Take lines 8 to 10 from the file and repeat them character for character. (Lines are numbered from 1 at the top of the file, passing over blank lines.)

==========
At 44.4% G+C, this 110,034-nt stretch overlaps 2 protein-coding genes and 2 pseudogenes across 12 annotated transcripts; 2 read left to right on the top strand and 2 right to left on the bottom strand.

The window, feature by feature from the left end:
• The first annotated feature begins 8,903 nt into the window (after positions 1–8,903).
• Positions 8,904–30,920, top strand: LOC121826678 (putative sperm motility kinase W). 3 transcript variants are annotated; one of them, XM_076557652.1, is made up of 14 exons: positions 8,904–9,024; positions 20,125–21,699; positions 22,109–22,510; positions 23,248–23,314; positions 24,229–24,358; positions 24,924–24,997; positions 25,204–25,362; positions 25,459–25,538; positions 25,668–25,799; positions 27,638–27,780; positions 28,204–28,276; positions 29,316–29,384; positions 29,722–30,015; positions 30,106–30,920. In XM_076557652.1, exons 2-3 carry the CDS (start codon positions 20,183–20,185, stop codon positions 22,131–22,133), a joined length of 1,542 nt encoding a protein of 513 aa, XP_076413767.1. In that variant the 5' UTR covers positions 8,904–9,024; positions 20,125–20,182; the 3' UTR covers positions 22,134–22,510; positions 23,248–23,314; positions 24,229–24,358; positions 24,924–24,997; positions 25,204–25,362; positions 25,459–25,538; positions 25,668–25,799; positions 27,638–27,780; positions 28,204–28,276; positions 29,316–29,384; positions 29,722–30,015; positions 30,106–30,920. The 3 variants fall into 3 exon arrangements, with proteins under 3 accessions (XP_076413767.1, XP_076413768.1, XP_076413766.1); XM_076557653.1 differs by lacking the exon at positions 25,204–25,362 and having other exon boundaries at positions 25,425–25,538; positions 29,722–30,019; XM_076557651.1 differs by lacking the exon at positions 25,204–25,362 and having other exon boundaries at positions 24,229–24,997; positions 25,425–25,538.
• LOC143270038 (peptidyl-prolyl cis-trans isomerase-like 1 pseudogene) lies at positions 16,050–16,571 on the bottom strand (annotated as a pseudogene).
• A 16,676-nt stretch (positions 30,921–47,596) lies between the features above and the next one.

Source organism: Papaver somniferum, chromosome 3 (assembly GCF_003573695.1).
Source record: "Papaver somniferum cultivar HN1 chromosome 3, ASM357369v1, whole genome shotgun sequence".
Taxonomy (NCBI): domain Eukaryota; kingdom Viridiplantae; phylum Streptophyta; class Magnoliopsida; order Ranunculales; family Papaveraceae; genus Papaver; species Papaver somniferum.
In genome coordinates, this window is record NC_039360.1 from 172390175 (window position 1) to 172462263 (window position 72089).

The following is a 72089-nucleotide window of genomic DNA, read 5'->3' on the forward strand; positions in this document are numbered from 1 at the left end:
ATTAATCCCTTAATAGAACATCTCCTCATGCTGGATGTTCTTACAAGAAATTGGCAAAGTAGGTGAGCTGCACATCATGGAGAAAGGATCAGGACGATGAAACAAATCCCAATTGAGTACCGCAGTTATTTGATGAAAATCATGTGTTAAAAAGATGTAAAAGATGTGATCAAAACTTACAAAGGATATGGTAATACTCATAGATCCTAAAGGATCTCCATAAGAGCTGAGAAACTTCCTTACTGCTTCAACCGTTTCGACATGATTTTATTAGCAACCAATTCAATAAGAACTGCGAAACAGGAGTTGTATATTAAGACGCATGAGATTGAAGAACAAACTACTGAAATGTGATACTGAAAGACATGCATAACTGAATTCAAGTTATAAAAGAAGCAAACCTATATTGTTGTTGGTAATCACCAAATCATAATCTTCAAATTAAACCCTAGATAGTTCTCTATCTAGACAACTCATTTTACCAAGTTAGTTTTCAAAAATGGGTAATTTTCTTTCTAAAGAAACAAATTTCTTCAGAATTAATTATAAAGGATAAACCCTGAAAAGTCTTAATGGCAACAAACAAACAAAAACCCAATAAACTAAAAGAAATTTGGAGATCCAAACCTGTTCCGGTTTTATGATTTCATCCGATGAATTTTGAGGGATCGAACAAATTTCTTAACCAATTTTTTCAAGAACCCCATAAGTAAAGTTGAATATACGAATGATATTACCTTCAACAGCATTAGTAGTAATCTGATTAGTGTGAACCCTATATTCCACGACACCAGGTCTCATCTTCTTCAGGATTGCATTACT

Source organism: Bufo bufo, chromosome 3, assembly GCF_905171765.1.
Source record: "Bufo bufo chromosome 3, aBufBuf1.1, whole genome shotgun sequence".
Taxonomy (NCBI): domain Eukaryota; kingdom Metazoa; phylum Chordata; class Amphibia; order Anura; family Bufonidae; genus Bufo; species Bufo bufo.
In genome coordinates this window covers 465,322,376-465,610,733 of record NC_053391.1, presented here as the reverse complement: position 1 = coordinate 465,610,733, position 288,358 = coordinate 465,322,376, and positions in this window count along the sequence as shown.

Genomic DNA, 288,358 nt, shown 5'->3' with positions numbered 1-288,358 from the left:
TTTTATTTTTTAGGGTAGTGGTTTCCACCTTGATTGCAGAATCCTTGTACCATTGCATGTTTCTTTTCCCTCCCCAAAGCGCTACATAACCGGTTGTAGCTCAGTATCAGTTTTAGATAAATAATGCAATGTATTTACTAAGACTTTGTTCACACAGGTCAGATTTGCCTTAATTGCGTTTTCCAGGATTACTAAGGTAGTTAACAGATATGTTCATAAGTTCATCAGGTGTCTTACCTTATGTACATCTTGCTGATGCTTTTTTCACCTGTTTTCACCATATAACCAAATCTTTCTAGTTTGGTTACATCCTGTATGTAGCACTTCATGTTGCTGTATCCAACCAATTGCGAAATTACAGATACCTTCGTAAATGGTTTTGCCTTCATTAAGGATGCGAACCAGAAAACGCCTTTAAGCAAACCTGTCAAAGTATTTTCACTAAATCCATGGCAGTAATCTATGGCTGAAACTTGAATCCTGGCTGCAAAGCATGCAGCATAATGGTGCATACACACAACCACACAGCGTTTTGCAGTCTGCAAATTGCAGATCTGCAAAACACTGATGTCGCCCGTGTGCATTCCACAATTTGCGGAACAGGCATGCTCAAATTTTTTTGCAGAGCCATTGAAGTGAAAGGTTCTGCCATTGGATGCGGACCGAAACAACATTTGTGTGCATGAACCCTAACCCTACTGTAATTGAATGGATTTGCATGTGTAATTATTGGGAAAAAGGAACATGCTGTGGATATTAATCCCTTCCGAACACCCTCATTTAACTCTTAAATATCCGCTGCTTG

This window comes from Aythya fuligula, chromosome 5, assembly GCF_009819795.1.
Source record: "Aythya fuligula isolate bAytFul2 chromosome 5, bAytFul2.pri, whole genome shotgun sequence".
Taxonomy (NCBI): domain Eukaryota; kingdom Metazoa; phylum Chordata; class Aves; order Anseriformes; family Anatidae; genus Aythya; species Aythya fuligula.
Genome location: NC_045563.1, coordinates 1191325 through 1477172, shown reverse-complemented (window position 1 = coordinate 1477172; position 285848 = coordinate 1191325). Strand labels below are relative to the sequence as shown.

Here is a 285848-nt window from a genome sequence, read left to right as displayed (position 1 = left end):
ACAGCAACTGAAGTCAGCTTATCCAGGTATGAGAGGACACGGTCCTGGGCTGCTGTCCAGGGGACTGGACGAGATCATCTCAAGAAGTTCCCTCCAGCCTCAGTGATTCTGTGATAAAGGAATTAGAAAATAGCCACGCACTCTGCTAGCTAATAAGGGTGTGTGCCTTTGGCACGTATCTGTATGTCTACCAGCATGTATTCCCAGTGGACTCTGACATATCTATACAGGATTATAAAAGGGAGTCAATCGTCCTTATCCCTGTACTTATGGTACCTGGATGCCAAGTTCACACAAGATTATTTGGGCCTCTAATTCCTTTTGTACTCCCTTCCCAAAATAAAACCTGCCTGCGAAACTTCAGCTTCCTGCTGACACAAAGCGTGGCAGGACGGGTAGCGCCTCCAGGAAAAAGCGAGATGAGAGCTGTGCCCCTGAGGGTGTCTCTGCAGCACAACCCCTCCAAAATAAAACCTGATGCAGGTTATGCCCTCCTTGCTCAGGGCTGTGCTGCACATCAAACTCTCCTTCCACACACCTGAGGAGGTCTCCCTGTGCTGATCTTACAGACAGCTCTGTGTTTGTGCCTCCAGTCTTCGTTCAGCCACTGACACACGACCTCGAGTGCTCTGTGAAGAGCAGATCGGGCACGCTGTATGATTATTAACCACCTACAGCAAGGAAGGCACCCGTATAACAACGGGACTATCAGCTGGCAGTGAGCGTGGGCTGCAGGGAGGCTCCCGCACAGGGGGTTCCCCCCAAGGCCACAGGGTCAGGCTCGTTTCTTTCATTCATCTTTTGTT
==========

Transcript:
Source record: "Papaver somniferum cultivar HN1 chromosome 3, ASM357369v1, whole genome shotgun sequence".
Taxonomy (NCBI): domain Eukaryota; kingdom Viridiplantae; phylum Streptophyta; class Magnoliopsida; order Ranunculales; family Papaveraceae; genus Papaver; species Papaver somniferum.
In genome coordinates, this window is record NC_039360.1 from 172390175 (window position 1) to 172462263 (window position 72089).